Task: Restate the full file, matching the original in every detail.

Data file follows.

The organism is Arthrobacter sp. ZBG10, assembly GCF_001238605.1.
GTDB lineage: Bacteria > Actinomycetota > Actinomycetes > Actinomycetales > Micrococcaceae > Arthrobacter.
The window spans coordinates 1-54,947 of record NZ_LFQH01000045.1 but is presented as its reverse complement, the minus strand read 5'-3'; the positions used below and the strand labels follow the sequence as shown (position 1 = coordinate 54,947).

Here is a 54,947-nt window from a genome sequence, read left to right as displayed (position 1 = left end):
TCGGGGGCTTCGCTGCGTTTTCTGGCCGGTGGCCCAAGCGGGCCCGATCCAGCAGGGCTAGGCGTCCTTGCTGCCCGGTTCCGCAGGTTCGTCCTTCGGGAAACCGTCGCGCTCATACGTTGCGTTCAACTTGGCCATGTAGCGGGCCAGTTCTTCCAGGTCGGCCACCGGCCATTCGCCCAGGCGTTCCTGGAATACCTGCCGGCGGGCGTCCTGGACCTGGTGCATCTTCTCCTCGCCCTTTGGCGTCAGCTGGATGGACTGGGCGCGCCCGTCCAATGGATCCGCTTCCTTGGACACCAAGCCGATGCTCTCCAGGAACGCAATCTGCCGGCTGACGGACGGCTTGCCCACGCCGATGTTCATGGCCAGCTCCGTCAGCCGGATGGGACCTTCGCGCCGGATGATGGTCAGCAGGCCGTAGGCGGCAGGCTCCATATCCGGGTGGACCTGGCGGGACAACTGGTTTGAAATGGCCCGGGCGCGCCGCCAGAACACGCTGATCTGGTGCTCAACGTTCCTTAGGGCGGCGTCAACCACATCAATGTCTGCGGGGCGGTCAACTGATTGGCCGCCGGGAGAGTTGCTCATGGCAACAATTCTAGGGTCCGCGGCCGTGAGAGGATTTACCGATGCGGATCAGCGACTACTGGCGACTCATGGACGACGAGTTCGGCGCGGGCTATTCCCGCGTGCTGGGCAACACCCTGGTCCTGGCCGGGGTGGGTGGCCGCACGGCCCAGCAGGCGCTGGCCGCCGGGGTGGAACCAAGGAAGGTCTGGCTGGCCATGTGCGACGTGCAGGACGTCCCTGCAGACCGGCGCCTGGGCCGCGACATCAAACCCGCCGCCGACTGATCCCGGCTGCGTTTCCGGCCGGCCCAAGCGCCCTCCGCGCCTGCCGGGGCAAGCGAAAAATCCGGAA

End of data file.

The organism is Arthrobacter sp. ZBG10, assembly GCF_001238605.1.
GTDB lineage: Bacteria > Actinomycetota > Actinomycetes > Actinomycetales > Micrococcaceae > Arthrobacter.
The window spans coordinates 1-54,947 of record NZ_LFQH01000045.1 but is presented as its reverse complement, the minus strand read 5'-3'; the positions used below and the strand labels follow the sequence as shown (position 1 = coordinate 54,947).

Here is a 54,947-nt window from a genome sequence, read left to right as displayed (position 1 = left end):
TCGGGGGCTTCGCTGCGTTTTCTGGCCGGTGGCCCAAGCGGGCCCGATCCAGCAGGGCTAGGCGTCCTTGCTGCCCGGTTCCGCAGGTTCGTCCTTCGGGAAACCGTCGCGCTCATACGTTGCGTTCAACTTGGCCATGTAGCGGGCCAGTTCTTCCAGGTCGGCCACCGGCCATTCGCCCAGGCGTTCCTGGAATACCTGCCGGCGGGCGTCCTGGACCTGGTGCATCTTCTCCTCGCCCTTTGGCGTCAGCTGGATGGACTGGGCGCGCCCGTCCAATGGATCCGCTTCCTTGGACACCAAGCCGATGCTCTCCAGGAACGCAATCTGCCGGCTGACGGACGGCTTGCCCACGCCGATGTTCATGGCCAGCTCCGTCAGCCGGATGGGACCTTCGCGCCGGATGATGGTCAGCAGGCCGTAGGCGGCAGGCTCCATATCCGGGTGGACCTGGCGGGACAACTGGTTTGAAATGGCCCGGGCGCGCCGCCAGAACACGCTGATCTGGTGCTCAACGTTCCTTAGGGCGGCGTCAACCACATCAATGTCTGCGGGGCGGTCAACTGATTGGCCGCCGGGAGAGTTGCTCATGGCAACAATTCTAGGGTCCGCGGCCGTGAGAGGATTTACCGATGCGGATCAGCGACTACTGGCGACTCATGGACGACGAGTTCGGCGCGGGCTATTCCCGCGTGCTGGGCAACACCCTGGTCCTGGCCGGGGTGGGTGGCCGCACGGCCCAGCAGGCGCTGGCCGCCGGGGTGGAACCAAGGAAGGTCTGGCTGGCCATGTGCGACGTGCAGGACGTCCCTGCAGACCGGCGCCTGGGCCGCGACATCAAACCCGCCGCCGACTGATCCCGGCTGCGTTTCCGGCCGGCCCAAGCGCCCTCCGCGCCTGCCGGGGCAAGCGAAAAATCCGGAA